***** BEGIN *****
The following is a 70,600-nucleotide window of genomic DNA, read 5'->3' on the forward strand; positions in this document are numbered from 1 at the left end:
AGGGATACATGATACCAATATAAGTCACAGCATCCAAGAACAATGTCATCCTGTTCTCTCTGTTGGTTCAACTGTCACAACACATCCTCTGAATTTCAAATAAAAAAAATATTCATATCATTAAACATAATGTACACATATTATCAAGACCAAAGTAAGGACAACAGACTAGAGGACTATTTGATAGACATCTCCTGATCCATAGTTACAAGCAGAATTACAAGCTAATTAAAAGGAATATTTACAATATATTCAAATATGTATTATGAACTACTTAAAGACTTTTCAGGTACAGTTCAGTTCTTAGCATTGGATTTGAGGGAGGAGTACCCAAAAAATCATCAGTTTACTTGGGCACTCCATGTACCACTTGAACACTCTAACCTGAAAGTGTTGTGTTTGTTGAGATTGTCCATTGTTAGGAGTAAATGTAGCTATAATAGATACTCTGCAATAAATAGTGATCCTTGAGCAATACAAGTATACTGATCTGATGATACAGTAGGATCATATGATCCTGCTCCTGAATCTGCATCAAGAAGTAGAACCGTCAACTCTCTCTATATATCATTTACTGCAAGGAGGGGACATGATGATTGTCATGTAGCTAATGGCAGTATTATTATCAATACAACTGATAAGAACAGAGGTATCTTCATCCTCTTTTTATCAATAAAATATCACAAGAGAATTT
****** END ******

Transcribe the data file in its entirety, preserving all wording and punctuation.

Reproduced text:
The following is a 70,600-nucleotide window of genomic DNA, read 5'->3' on the forward strand; positions in this document are numbered from 1 at the left end:
AGGGATACATGATACCAATATAAGTCACAGCATCCAAGAACAATGTCATCCTGTTCTCTCTGTTGGTTCAACTGTCACAACACATCCTCTGAATTTCAAATAAAAAAAATATTCATATCATTAAACATAATGTACACATATTATCAAGACCAAAGTAAGGACAACAGACTAGAGGACTATTTGATAGACATCTCCTGATCCATAGTTACAAGCAGAATTACAAGCTAATTAAAAGGAATATTTACAATATATTCAAATATGTATTATGAACTACTTAAAGACTTTTCAGGTACAGTTCAGTTCTTAGCATTGGATTTGAGGGAGGAGTACCCAAAAAATCATCAGTTTACTTGGGCACTCCATGTACCACTTGAACACTCTAACCTGAAAGTGTTGTGTTTGTTGAGATTGTCCATTGTTAGGAGTAAATGTAGCTATAATAGATACTCTGCAATAAATAGTGATCCTTGAGCAATACAAGTATACTGATCTGATGATACAGTAGGATCATATGATCCTGCTCCTGAATCTGCATCAAGAAGTAGAACCGTCAACTCTCTCTATATATCATTTACTGCAAGGAGGGGACATGATGATTGTCATGTAGCTAATGGCAGTATTATTATCAATACAACTGATAAGAACAGAGGTATCTTCATCCTCTTTTTATCAATAAAATATCACAAGAGAATTT